THE TRUTHThe starting point of truth is our subjectivity, it depends on each one’s perspective. All media produced by someone is a result of that person’s subjectivity. It’s necessary to be in contact with our own subjectivity, in order to be able to discern the veracity of what others produce. More important than finding answers, is asking the right questions. It’s okay if you can’t find the answers to all questions. The important thing is the process of research, because sometimes not finding the answer is valuable information in itself. Is the platform being as transparent as it could be? Lie or Deception? A lie is when, for example, an author invents information. An author can be deceptive or misleading without inventing anything. They may select truthful information, omit another piece of information, place these pieces out of context, and use sensational tools to provoke certain emotions in the audience. Generally, media literacy courses focus on how to identify objective and neutral journalistic language. This, however, does not exist. It is not always easy to discern sensational and misleading tools from effective or creative methods of delivering information to an audience. Some identifiable tools, even if subjective, are: – Dramatic music. – Shocking images and words. – Exclamation points. – Titles that cause fear, and pass on little information. – Titles that speak directly to you. Focusing on a guideline or checklist on how to identify ‘fake news’ can make us even more vulnerable to them. These guidelines can become new, effective tools for their dissemination. For example, if I say to you: “only trust newspapers that do not use exclamation points on titles,” this guideline can be used by any deceitful platform to gain your trust. A much stronger tool than memorizing identifiable ‘fake news’ characteristics is to have a clear sense of your own values, and political goals. ‘Fake News’, ‘bots’ and people with an interest in using these tools to steer the behavior of a wide audience, target ‘influenceable’ and undecided people. That doesn’t necessarily mean people who are on the fence about a subject. Dogmatic people are as easy to influence, because their reference of truth is outside themselves. That’s why the search for your own truth is fundamental to make ‘fake news’ ineffective, which is the most effective way to combat it. Thought, speech, and action should be one, as should your ideas, what you share with others and how you live your life. This is an exercise in balance – being open to learning new things, while not losing sight of your own truth and lived experiences.
THE AUDIENCEWhen we produce media, we think of a target audience so that we can make it effective in delivering the message. A newspaper, for example, has an audience, and the values of each one of them exist in symbiosis. The media literacy process involves the analysis of the values of the institutions and/or people that produce media, based on the recognition of our own values as an audience. Many people who produce media on the internet are not honest, or transparent, about what their values and intentions are. There are media tactics that aim to manipulate a specific audience, that use tools that provoke targeted emotions. Art also aims to provoke emotions; academic writing is intended to be verifiable and validated. These are tools that can be used in ways that are subtle, exaggerated, effective, manipulative, untruthful, misleading, etc. Our analysis of how these tools are used depends on our understanding of how we use them ourselves, and why. What constitutes content accessible to the general public? For content to be accessible, it needs to be able to reach the audience it sets out to reach. For example, for a video to reach an Instagram audience, it needs to last a maximum of one minute, because this is (or was) the limitation of the platform visited by that audience. How to identify whether a text aims to reach a lay audience, and not just a specialized one? A person who is not specialized and has no interest in specializing in a certain area of study will spend less time reading about this subject. So, for texts to reach this audience, they must be short. Short online texts do not need an abstract, summary, numbered sections, etc. A long text is not necessarily inaccessible. Another way of identifying the level of accessibility is to recognize excessive citations/references, usually redirecting the reader to other, even longer, academic texts. Academic requirements reflect the audience that the author intended to reach. Specific acronyms and terms have the same function. To reach a lay audience, terms must be defined, and acronyms that aren’t widespread in popular culture must be spelled out the first time they are mentioned. FBI or CIA, for example, are not acronyms that need to be spelled out, but NCI does.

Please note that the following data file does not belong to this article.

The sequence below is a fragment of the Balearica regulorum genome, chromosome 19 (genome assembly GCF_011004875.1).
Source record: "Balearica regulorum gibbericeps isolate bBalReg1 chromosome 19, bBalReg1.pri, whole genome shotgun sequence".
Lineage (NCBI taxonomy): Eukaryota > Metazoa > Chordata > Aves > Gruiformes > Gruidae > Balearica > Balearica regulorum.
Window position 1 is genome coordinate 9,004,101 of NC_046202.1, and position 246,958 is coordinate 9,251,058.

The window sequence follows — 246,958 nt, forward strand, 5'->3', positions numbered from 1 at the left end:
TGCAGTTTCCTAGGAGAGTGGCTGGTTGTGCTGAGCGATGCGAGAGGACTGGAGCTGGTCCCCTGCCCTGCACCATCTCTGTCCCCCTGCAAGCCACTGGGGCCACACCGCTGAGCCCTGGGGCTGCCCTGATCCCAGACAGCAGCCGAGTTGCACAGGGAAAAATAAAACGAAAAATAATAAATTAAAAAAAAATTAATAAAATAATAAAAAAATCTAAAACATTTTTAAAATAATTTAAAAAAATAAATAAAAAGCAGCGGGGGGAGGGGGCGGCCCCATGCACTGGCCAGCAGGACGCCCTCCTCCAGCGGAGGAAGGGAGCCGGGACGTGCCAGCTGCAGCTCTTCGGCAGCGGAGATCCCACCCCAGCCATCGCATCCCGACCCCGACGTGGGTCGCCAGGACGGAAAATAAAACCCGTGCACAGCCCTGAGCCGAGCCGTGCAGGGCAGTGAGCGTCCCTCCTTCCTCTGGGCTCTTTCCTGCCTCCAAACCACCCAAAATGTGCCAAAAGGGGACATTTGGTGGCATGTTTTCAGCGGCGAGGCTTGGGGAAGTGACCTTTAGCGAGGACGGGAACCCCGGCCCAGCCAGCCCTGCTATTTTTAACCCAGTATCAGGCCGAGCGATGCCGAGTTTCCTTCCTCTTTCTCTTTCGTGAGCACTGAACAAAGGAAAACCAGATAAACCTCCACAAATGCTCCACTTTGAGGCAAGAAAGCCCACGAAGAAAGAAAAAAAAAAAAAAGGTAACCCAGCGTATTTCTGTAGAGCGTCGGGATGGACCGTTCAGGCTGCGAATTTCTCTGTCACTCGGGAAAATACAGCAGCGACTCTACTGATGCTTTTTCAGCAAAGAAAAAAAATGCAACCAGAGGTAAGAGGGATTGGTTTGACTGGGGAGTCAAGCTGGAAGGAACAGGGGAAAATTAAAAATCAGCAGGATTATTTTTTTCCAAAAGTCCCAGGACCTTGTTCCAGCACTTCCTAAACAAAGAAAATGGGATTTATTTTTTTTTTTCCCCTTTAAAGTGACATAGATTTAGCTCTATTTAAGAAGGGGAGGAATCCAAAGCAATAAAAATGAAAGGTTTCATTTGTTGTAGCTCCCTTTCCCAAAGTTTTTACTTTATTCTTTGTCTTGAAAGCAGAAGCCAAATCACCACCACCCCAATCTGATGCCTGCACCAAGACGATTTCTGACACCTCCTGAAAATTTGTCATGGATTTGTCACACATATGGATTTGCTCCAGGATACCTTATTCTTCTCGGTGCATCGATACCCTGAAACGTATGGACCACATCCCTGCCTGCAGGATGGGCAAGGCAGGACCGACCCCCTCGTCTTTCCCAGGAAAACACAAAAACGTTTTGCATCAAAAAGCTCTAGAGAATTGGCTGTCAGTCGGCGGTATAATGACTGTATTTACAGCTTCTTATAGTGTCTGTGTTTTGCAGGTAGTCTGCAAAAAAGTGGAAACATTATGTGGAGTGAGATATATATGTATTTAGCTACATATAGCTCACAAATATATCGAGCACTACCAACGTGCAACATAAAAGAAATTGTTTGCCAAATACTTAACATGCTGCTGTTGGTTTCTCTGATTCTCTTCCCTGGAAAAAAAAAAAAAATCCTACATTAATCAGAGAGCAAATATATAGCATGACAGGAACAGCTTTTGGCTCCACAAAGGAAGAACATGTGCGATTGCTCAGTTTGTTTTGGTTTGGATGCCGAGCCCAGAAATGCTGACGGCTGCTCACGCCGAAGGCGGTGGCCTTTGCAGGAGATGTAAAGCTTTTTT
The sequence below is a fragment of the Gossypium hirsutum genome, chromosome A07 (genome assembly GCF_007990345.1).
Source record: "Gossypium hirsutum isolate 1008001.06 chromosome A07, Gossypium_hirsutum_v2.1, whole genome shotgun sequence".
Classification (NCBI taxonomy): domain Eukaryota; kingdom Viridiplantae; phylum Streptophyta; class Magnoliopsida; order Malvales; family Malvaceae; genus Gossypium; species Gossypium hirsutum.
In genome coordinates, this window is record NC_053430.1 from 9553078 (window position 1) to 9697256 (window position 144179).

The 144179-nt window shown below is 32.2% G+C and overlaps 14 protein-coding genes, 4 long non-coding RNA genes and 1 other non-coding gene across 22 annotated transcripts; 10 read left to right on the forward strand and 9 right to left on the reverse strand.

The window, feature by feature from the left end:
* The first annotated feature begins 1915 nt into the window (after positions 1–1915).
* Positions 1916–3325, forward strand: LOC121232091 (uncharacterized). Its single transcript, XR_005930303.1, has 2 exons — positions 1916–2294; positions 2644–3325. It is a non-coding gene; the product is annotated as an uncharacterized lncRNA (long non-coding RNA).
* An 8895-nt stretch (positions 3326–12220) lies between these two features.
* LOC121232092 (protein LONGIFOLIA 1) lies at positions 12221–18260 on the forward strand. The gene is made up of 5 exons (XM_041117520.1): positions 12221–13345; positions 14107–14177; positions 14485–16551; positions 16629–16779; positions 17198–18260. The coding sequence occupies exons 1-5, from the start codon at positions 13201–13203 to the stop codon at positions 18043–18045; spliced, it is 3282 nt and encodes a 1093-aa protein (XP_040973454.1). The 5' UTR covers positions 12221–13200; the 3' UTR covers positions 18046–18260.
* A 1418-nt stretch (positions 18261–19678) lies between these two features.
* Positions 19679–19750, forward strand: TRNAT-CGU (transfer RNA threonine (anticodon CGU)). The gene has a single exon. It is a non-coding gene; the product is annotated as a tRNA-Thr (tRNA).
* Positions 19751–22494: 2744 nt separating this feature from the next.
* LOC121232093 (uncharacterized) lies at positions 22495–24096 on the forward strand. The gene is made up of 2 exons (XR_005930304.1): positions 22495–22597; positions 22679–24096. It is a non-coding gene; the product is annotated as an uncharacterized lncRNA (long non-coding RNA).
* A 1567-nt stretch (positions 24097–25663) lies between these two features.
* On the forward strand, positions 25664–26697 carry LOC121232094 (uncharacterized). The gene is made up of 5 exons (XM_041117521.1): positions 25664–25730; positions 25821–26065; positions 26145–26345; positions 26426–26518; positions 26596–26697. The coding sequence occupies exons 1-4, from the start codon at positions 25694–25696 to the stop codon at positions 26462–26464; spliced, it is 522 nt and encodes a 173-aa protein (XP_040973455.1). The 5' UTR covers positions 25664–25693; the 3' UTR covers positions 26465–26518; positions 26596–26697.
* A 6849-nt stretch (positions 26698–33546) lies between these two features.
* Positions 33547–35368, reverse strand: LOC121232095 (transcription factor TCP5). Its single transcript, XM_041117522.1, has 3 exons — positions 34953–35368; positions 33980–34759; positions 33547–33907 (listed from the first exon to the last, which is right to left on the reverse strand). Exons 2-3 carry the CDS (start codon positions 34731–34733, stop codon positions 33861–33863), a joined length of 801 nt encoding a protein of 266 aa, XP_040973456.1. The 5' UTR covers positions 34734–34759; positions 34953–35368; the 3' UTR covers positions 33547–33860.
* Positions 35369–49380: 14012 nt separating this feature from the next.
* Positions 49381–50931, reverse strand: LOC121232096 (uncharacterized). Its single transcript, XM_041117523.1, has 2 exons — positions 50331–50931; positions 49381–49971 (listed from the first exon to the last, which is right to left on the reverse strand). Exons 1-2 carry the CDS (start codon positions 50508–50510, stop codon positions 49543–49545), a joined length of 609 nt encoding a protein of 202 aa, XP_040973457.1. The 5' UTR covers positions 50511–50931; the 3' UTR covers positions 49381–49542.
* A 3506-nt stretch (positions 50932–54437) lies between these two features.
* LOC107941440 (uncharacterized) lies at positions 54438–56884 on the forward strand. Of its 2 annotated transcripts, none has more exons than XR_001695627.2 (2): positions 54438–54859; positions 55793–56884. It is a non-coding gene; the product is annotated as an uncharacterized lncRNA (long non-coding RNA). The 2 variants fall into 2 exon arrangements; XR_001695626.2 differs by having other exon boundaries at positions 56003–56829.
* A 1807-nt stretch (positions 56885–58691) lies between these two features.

GLOSSARYAudience (in media) – “A media audience may be as small as one person reading a magazine or as large as billions of people around the world watching events, like 9/11, unfold live on television. Audiences have a complex relationship with the products they consume.” (New Zealand’s Ministry of Education) ‘Bot’ (on social media) – “is an agent that communicates more or less autonomously on social media, often with the task of influencing the course of discussion and/or the opinions of its readers. It is related to chatbots but mostly only uses rather simple interactions or no reactivity at all.” (Wikipedia) Dogma – “a principle or set of principles laid down by an authority as incontrovertibly true.” (Oxford Languages) ‘Fake News’ – “is a form of news consisting of deliberate disinformation or hoaxes spread via traditional news media or online social media.” (Wikipedia) Media – “the main means of mass communication (broadcasting, publishing, and the Internet) regarded collectively.” (Oxford Languages) Sensationalism – “(especially in journalism) the use of exciting or shocking stories or language at the expense of accuracy, in order to provoke public interest or excitement.” (Oxford Languages) Social Media – “websites and applications that enable users to create and share content or to participate in social networking.” (Oxford Languages)